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Heart, Lungs, Kidneys susceptible to damage due to COVID, study says

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By Dana Malcolm

Staff Writer

 

#TurksandCaicos, May 27, 2022 – Long COVID is a risk of contracting COVID-19, having it for a prolonged time and the health side-effects that sometimes follow but even people who get over the disease quickly are at risk for organ damage according to a recent study carried out by the  University of Glasgow and NHS Greater Glasgow and Clyde.

The study was “A multisystem, cardio-renal investigation of post-COVID-19 illness” and found that 28- 60 days after being discharged some COVID patients showed signs of heart inflammation and other organ damage.

“The likelihood of myocarditis (heart muscle inflammation) was ‘very likely’ in 21 (13%) patients, ‘probable’ in 65 (41%) patients, ‘unlikely’ in 56 (35%) patients and ‘not present’ in 17 (11%) patients.”

The study used Heart, Lungs and Kidneys imaging to assess the effects of COVID and found that these organs of the post coronavirus patients were susceptible to inflammation damage.

Especially important was the effect on women who make up the majority of healthcare workers worldwide. Women were found to be more susceptible to long COVID and heart muscle inflammation.

“Female sex was an invariable associate of adjudicated myocarditis, which, in turn, was associated with lower mental and physical well-being.”

The also study found that there was a possibility of physical limitations in female patients after COVID.

Scar tissue on the heart muscle which reduces heart function was a ‘surprisingly common’ finding the researchers said. And even after recovering from Covid-19 patients had,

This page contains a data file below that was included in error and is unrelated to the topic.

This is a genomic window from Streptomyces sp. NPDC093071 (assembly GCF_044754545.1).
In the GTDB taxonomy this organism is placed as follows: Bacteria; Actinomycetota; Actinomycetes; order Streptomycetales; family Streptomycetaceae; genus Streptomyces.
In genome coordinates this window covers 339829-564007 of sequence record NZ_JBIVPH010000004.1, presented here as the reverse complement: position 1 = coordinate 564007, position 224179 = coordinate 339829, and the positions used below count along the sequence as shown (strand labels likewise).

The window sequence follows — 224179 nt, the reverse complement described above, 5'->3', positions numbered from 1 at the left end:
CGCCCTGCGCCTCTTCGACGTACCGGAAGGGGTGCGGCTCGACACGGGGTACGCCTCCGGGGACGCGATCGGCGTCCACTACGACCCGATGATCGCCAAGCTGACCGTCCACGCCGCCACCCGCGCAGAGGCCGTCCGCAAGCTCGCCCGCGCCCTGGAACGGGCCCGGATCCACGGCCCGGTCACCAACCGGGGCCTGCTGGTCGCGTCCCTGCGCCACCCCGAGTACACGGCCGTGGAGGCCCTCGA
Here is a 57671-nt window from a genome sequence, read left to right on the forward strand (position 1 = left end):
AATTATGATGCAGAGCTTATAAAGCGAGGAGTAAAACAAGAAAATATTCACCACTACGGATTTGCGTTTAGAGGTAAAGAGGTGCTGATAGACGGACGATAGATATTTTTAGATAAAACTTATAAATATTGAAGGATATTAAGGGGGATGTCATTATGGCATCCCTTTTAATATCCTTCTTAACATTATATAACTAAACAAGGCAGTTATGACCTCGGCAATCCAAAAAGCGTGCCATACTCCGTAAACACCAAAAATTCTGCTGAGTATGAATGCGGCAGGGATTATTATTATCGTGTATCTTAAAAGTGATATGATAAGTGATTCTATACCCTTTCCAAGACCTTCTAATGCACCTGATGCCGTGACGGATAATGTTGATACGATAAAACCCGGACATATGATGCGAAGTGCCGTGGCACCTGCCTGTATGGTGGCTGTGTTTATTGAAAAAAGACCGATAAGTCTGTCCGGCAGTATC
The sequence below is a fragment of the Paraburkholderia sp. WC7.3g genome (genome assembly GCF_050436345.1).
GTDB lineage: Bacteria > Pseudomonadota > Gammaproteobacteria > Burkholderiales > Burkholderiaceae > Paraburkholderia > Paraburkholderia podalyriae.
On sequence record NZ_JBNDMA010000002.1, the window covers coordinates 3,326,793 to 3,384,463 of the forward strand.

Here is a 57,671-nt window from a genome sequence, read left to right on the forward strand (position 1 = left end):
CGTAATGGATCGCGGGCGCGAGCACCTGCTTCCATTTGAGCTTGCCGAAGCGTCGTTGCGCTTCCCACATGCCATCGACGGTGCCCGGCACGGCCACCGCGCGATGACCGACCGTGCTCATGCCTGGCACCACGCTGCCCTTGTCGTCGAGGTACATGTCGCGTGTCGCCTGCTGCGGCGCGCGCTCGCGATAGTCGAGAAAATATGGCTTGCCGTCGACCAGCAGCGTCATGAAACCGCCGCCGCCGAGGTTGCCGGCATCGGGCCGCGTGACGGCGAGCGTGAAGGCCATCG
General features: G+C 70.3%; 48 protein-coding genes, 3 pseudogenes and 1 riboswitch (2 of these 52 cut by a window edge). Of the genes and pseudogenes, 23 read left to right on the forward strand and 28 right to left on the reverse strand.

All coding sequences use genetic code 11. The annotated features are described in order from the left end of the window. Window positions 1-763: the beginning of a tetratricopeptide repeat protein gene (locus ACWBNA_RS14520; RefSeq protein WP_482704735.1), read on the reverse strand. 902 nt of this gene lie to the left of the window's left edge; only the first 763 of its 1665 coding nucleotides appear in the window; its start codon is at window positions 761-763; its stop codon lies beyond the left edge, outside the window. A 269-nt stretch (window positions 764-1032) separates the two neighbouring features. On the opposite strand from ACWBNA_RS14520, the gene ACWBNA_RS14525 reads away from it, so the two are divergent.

“lower health-related quality of life, enhanced illness perception, higher levels of anxiety and depression, lower levels of physical activity and lower predicted maximal oxygen utilization.”

An interesting finding which the researchers say needs more to be confirmed with more studies is that “fit individuals” without comorbidities might be more susceptible to longer effects of COVID and their heart may take a greater hit, whereas, “Individuals with cardiovascular risk factors and pre-existing cardiovascular morbidity have less reserve (or buffering capacity) to tolerate illness and are hospitalized with relatively milder COVID-19 illness.”

One in seven of the patients either died or were re-admitted to hospital over the course of the study, which lasted for a year and two months, additionally two-thirds of the patients had to seek secondary care.

The study concluded that infection with COVID19 caused persistent health impairments that would lead to “substantial demand on healthcare services in the future”

Health

Monkeypox NOT a Public Health Emergency, but watch out, its changing says WHO

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By Dana Malcolm

Staff Writer

 

June 27, 2022 – The World Health Organization says while Monkeypox is not a Public Health Emergency of International Concern (the highest alert the body can give) they are concerned about the rapid spread and data gaps in the current outbreak.

“I am deeply concerned by the spread of Monkeypox, which has now been identified in more than 50 countries, across five WHO regions, with 3,000 cases since the early May,” said Director General Dr Tedros Ghebreyesus.